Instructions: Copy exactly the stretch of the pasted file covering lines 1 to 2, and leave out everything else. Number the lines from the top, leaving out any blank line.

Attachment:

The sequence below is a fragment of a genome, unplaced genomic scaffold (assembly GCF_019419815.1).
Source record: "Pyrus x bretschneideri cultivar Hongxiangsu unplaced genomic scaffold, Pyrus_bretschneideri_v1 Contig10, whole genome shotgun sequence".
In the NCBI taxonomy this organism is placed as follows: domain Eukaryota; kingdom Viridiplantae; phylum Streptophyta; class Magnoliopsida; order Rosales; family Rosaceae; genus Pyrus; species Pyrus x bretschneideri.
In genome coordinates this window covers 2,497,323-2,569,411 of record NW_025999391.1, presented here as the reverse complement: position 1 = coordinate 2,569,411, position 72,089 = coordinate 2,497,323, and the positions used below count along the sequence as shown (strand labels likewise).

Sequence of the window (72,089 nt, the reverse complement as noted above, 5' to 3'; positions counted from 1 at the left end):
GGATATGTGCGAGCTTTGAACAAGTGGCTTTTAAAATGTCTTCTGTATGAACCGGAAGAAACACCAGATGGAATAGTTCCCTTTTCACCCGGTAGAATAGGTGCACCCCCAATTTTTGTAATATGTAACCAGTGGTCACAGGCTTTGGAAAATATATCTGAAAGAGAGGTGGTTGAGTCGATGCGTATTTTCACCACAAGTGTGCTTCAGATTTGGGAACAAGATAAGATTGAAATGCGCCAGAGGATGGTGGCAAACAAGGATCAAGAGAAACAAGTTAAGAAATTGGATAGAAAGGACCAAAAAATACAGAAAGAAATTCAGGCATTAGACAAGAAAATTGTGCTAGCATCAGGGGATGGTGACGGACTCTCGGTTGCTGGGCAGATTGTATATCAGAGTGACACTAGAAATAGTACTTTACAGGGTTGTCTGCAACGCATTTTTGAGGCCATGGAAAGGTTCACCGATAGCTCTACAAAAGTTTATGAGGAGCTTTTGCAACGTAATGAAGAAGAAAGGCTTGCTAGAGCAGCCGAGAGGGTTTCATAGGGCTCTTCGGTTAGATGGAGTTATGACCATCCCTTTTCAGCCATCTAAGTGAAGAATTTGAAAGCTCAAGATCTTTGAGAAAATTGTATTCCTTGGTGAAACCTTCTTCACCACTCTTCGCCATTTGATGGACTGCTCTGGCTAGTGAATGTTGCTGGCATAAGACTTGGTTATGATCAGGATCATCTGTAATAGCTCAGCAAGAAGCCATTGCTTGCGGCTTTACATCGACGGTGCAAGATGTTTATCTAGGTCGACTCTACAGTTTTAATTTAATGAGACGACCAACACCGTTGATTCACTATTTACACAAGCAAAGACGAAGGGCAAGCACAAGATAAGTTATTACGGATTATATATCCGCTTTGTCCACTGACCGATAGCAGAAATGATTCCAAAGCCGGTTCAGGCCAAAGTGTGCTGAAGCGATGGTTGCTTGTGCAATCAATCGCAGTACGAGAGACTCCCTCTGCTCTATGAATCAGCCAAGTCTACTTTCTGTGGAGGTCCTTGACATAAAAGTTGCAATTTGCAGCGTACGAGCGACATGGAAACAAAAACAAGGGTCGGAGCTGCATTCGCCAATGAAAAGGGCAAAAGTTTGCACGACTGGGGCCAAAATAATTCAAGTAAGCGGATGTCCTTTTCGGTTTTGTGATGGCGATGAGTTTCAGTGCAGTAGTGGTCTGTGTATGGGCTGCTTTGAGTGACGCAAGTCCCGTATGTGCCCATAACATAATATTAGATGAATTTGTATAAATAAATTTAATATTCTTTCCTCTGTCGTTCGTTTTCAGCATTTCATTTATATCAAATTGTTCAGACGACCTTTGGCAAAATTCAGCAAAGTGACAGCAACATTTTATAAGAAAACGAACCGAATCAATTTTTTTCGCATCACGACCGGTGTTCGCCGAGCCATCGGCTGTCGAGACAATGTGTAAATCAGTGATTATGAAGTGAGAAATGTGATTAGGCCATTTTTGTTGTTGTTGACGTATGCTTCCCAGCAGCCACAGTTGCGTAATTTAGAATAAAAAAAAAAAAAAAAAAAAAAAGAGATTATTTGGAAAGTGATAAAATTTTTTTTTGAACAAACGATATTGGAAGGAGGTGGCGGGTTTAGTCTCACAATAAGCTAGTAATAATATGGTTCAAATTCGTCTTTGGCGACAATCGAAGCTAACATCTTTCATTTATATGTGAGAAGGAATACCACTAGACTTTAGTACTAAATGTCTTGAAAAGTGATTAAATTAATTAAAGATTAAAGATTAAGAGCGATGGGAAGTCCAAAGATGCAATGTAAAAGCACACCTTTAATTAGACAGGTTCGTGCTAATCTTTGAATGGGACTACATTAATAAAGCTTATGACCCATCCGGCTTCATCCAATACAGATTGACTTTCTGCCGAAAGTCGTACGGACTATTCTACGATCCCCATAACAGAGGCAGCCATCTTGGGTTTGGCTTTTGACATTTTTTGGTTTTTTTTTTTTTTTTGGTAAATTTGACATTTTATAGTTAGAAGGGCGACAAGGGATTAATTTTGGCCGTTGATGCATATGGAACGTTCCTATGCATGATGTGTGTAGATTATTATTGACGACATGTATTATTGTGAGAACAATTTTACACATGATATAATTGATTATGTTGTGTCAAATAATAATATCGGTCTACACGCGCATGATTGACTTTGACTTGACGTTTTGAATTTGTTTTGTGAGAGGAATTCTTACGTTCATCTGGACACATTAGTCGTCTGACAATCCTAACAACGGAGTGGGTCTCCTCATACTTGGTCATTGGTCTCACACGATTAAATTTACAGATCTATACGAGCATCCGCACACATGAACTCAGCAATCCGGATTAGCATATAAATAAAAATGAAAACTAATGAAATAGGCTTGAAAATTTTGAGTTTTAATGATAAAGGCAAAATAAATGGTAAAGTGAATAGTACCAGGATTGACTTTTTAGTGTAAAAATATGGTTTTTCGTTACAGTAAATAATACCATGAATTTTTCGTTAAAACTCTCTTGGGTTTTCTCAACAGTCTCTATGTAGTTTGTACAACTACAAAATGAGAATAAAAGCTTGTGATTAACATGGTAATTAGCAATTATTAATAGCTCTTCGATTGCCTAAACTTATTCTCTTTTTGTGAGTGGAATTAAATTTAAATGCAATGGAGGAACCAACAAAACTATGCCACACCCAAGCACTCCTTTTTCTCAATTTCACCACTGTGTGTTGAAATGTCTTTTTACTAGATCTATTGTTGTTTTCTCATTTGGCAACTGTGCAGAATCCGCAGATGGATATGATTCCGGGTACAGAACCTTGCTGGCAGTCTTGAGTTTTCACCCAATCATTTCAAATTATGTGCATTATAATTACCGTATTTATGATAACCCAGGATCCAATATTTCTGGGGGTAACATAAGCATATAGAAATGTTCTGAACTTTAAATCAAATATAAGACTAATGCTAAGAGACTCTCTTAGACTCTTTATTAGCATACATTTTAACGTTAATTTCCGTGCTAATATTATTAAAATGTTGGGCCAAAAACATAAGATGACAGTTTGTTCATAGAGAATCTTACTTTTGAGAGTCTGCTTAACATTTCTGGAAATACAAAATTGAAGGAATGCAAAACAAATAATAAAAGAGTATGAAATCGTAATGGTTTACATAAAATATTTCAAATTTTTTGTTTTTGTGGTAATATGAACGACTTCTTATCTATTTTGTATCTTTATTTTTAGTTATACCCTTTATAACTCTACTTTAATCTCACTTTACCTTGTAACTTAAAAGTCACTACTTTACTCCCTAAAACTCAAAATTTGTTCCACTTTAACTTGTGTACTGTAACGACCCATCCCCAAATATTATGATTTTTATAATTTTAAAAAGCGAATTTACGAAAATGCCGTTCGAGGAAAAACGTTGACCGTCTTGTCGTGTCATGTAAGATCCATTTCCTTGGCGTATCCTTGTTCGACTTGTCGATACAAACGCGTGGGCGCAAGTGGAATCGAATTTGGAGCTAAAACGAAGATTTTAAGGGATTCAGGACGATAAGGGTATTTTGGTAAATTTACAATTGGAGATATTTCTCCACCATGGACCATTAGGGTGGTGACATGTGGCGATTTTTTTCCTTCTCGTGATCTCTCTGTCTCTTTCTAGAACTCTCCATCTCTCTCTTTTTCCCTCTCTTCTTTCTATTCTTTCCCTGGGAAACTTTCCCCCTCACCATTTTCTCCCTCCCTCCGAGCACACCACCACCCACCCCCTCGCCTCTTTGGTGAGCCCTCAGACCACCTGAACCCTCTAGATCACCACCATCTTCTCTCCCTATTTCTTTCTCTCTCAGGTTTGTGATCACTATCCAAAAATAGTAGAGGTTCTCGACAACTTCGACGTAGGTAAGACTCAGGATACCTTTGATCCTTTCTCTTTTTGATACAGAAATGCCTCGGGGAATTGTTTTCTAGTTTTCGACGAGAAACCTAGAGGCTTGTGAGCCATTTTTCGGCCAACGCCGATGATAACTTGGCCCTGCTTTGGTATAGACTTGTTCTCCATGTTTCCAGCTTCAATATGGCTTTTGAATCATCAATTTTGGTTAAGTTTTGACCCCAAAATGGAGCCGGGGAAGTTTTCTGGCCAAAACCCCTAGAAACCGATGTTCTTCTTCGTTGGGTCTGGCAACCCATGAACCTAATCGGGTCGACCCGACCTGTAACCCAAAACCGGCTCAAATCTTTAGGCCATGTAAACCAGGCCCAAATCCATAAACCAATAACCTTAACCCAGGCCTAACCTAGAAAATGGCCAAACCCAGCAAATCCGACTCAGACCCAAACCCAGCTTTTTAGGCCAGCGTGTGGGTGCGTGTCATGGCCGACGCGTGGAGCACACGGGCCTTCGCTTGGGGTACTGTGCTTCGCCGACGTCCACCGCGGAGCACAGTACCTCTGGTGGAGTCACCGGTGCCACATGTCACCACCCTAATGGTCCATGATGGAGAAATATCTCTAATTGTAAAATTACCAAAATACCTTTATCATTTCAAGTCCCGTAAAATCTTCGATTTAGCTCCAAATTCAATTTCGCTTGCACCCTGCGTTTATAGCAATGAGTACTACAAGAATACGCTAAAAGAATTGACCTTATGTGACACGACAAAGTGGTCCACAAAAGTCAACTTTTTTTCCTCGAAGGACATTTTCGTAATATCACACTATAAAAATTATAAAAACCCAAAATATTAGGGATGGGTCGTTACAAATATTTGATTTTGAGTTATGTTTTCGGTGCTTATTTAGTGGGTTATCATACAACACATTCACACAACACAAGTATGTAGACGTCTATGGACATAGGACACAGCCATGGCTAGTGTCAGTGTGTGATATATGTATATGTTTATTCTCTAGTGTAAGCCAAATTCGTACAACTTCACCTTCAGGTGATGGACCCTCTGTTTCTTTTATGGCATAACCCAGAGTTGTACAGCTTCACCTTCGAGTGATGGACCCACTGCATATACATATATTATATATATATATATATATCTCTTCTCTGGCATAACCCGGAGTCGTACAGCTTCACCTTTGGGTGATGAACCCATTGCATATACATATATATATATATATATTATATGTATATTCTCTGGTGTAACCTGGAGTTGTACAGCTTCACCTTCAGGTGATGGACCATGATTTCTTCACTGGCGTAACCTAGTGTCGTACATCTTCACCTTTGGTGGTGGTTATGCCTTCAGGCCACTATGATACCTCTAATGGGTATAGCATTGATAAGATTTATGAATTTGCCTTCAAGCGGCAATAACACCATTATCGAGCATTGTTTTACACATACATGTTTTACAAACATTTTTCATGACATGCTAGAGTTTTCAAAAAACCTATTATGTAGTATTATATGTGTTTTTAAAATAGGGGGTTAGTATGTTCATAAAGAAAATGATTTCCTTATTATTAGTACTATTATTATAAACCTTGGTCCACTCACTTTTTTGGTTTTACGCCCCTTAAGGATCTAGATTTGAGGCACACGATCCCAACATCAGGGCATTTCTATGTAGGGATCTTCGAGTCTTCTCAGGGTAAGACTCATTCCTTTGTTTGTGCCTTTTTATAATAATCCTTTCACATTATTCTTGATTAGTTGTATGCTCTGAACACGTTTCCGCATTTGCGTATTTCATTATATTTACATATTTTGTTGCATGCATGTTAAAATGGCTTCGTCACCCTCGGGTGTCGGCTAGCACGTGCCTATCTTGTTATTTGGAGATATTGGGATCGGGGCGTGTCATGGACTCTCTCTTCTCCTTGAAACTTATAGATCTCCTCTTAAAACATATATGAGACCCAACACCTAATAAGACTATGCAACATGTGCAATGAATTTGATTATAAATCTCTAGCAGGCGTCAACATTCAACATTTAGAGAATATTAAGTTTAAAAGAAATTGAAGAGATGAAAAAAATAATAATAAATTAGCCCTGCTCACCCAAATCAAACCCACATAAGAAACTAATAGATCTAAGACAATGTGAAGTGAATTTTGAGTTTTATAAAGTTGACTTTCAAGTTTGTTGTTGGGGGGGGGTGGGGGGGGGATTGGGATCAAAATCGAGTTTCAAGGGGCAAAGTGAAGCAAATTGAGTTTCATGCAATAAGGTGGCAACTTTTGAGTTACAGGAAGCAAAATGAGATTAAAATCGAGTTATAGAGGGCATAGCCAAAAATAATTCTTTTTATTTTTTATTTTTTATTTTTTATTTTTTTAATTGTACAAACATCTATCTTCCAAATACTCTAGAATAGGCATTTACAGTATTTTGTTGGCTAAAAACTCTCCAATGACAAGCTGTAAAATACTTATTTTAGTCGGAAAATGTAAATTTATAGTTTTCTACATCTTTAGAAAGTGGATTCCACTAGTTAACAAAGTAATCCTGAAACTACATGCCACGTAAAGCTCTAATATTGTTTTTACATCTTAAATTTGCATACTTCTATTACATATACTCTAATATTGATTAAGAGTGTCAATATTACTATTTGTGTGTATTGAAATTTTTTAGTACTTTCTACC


The sequence below is a fragment of a genome, unplaced genomic scaffold (assembly GCF_019419815.1).
Source record: "Pyrus x bretschneideri cultivar Hongxiangsu unplaced genomic scaffold, Pyrus_bretschneideri_v1 Contig10, whole genome shotgun sequence".